Oral argument tomorrow over South Carolina bible class case

The Freedom From Religion Foundation will participate in the oral argument portion of its appeal over the Spartanburg County School District Seven (Spartanburg County, S.C.) policy granting academic credit and grades for religious released-time classes held at a church next door to Spartanburg High School.

Oral arguments will be presented on March 20 in Richmond, Va. The case is before the 4th Circuit U.S. Court of Appeals. Attorney George Daly will represent FFRF.

"We do not feel that this policy is constitutional under the Supreme Court’s ruling in Zorach v. Clauson (1952), which allows schools 'to accommodate their schedules' to release students during the school day to receive outside religious instruction," said FFRF Co-President Annie Laurie Gaylor. "It did not approve the granting of academic credit. This policy gives an advantage to religious students that is not available to students not engaging in religious instruction."

FFRF originally filed the lawsuit in U.S. District Court in 2009. FFRF filed an appeal in 2011.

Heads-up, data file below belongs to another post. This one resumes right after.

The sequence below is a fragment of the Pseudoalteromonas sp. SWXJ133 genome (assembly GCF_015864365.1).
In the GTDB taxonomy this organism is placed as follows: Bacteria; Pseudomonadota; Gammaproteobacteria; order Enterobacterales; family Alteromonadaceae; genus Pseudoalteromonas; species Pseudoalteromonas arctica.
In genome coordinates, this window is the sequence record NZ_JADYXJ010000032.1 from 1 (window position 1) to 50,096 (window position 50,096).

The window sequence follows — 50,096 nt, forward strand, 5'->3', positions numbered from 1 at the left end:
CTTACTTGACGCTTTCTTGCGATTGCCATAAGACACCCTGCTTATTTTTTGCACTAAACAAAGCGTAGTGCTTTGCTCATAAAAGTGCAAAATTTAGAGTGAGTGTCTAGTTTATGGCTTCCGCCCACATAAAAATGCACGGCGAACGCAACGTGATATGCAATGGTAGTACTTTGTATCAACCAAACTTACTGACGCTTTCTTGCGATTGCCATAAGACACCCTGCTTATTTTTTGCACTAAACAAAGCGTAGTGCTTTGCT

FFRF sued with two district families with schoolchildren. It challenged the policy’s constitutionality, arguing that close cooperation between the district and religious educators had the primary effect of advancing religion. The school also excessively entangled church and state by granting a religious institution the power to give public school credits and grades.

"Our lawsuit charged the school district with developing and implementing its policy 'in concert' with bible instructors," noted FFRF Co-President Dan Barker.

FFRF maintains that Spartanburg’s practices go far beyond the court’s ruling in Zorach. The machinery of the public schools is being used to promote religion, as occurred in McCollum v. Board of Education, and not merely accommodate religion. 

Freedom From Religion Foundation

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